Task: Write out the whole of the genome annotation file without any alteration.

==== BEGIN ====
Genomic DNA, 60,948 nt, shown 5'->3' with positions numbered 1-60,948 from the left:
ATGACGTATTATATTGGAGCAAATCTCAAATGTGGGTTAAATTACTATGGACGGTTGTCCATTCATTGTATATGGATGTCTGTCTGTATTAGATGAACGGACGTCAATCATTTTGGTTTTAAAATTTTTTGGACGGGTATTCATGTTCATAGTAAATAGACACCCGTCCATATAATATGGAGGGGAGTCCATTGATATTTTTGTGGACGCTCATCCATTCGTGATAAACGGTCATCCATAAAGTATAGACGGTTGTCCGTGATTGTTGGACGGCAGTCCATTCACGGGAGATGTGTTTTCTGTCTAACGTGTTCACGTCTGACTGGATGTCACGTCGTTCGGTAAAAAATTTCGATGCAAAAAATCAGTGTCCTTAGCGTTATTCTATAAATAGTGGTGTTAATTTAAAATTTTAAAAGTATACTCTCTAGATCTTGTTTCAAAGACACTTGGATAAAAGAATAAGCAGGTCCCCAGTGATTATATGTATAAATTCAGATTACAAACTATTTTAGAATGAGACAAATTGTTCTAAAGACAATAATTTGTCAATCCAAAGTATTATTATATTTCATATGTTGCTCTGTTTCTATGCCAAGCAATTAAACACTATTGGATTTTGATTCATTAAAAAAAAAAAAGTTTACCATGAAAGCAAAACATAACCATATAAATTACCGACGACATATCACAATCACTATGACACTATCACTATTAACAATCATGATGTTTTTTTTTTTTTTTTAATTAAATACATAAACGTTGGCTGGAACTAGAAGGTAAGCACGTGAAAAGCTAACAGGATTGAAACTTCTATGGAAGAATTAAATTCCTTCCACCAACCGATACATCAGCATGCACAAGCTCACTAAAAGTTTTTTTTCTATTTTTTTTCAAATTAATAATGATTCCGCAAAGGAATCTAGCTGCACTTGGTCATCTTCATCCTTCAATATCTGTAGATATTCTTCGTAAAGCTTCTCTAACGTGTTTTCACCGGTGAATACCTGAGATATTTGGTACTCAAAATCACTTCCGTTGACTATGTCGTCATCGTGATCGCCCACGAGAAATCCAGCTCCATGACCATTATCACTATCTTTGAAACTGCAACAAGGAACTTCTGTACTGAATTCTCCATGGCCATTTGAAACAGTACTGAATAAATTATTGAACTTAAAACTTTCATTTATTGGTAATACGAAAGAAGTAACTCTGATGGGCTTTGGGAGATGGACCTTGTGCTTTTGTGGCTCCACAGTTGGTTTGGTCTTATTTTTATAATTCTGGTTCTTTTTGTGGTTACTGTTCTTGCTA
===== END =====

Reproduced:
Genomic DNA, 60,948 nt, shown 5'->3' with positions numbered 1-60,948 from the left:
ATGACGTATTATATTGGAGCAAATCTCAAATGTGGGTTAAATTACTATGGACGGTTGTCCATTCATTGTATATGGATGTCTGTCTGTATTAGATGAACGGACGTCAATCATTTTGGTTTTAAAATTTTTTGGACGGGTATTCATGTTCATAGTAAATAGACACCCGTCCATATAATATGGAGGGGAGTCCATTGATATTTTTGTGGACGCTCATCCATTCGTGATAAACGGTCATCCATAAAGTATAGACGGTTGTCCGTGATTGTTGGACGGCAGTCCATTCACGGGAGATGTGTTTTCTGTCTAACGTGTTCACGTCTGACTGGATGTCACGTCGTTCGGTAAAAAATTTCGATGCAAAAAATCAGTGTCCTTAGCGTTATTCTATAAATAGTGGTGTTAATTTAAAATTTTAAAAGTATACTCTCTAGATCTTGTTTCAAAGACACTTGGATAAAAGAATAAGCAGGTCCCCAGTGATTATATGTATAAATTCAGATTACAAACTATTTTAGAATGAGACAAATTGTTCTAAAGACAATAATTTGTCAATCCAAAGTATTATTATATTTCATATGTTGCTCTGTTTCTATGCCAAGCAATTAAACACTATTGGATTTTGATTCATTAAAAAAAAAAAAGTTTACCATGAAAGCAAAACATAACCATATAAATTACCGACGACATATCACAATCACTATGACACTATCACTATTAACAATCATGATGTTTTTTTTTTTTTTTTAATTAAATACATAAACGTTGGCTGGAACTAGAAGGTAAGCACGTGAAAAGCTAACAGGATTGAAACTTCTATGGAAGAATTAAATTCCTTCCACCAACCGATACATCAGCATGCACAAGCTCACTAAAAGTTTTTTTTCTATTTTTTTTCAAATTAATAATGATTCCGCAAAGGAATCTAGCTGCACTTGGTCATCTTCATCCTTCAATATCTGTAGATATTCTTCGTAAAGCTTCTCTAACGTGTTTTCACCGGTGAATACCTGAGATATTTGGTACTCAAAATCACTTCCGTTGACTATGTCGTCATCGTGATCGCCCACGAGAAATCCAGCTCCATGACCATTATCACTATCTTTGAAACTGCAACAAGGAACTTCTGTACTGAATTCTCCATGGCCATTTGAAACAGTACTGAATAAATTATTGAACTTAAAACTTTCATTTATTGGTAATACGAAAGAAGTAACTCTGATGGGCTTTGGGAGATGGACCTTGTGCTTTTGTGGCTCCACAGTTGGTTTGGTCTTATTTTTATAATTCTGGTTCTTTTTGTGGTTACTGTTCTTGCTA